Whereas the crafting system is basic, the standard gameplay simply isn’t. Even the most basic of actions have an attention to detail and level of consequence that is simply absent from other games. Having limited stamina when running isn’t a new concept, but how many games diminish your ability to listen due to your heart hammering in your ears as a consequence of going flat out? When you put on a gasmask, you’re going to have to actively change the filters, clean it regularly and make sure you avoid gunfire and teeth for fear of cracking it (resulting in chewing gum and duct tape patch jobs that further obscure your view). Your body-torch has to be manually charged up to keep it bright, but is ‘unnatural’ so often seems to attract nasties a lot quicker than that of your lighter. However, if you choose to use your lighter to light your way you’re only going to be holding your gun with one hand, lowering accuracy. 4A Games has clearly thought long and hard about what it is to survive in this unforgiving world, and decided that it’s not sitting on a crafting screen pondering what rare items are needed to get a new piece of kit, but of actually existing day to day within it.
I’ve always had the belief that the only reason any of the Metro games are in a FPS format is purely out of creating a sense of immersion in the very dangerous and bloody world that you, as protagonist Artyom, are part of. Things just aren’t as scary if you can see them creeping in from your view off the shoulder of your avatar. The Metro tunnels in the previous installments added to that real sense of horror by surrounding you in perpetual darkness, where mutants had a wonderful habit of leaping out from a concealed access tunnel or dropping down from upper levels of the network. While there are bunkers and dark sections throughout the game, Metro Exodus also revels in treating us to very ‘real world’ dangers, such as roving packs of mutated beasts, panicky villagers and flying gargoyles (yes, really) that will happily pick you up and take you to their nest to be eaten by their children. Okay, maybe not strictly ‘real world’, then. The day/night cycle is also worth a mention because each one feels like it takes hours to complete (it’s not just a matter of minutes for each), so you have to weigh up whether you want to sneak past bandits during the day, or risk mutants and beasts at night. Each one has its pros and cons for you to consider — dependent on what equipment and modifications your gear has at the time.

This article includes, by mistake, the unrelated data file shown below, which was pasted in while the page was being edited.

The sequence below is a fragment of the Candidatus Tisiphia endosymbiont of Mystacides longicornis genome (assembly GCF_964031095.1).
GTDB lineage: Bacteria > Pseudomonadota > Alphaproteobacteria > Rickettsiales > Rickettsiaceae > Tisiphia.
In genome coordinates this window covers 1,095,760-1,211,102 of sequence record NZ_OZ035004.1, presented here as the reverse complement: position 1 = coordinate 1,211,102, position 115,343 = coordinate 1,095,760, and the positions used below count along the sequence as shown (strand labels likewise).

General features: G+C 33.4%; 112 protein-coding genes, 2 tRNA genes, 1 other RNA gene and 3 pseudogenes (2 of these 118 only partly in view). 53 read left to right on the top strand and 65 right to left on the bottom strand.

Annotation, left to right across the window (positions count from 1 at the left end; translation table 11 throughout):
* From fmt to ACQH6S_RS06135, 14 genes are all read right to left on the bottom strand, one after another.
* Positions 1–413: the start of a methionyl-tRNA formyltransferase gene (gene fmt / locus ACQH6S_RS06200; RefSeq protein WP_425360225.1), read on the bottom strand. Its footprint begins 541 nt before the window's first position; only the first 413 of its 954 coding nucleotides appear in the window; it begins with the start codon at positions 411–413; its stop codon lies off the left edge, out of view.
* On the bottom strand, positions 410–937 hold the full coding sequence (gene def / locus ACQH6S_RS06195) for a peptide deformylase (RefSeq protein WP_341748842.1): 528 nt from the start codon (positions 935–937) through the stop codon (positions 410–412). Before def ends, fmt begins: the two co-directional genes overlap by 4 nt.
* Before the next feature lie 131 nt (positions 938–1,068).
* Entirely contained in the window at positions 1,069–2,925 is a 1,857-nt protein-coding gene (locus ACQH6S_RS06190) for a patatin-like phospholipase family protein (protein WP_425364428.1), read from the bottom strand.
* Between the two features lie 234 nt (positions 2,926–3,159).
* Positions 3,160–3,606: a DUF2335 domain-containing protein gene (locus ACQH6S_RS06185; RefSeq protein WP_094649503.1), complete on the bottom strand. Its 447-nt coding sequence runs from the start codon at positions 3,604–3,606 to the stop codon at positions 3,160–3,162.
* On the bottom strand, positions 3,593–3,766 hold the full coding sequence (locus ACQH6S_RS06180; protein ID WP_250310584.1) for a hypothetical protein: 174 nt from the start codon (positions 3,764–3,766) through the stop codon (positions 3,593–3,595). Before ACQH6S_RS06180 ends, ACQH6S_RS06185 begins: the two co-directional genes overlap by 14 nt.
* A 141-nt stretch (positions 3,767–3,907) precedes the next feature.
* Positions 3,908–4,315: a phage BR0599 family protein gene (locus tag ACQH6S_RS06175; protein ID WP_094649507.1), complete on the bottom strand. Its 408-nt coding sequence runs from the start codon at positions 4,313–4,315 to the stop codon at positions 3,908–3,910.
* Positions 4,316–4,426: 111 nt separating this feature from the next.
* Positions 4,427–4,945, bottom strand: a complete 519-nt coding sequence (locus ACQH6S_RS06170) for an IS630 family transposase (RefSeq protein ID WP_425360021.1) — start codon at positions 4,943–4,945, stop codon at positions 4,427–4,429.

Overall Metro Exodus is not a light-hearted adventure romp full of revelry and ‘yee-haw’ moments. It’s methodical in its approach to survival and gunplay and also in the consideration of consequences of your actions (or inactions). One could call it sombre, and that it really does take itself awfully seriously with all these extra little survival mechanics. But then you do have to remember that this is a game where there are giant mutated shrimp with outlandish piston-claws and cults that worship fish-gods. So … y’know. Pinch of salt and all that.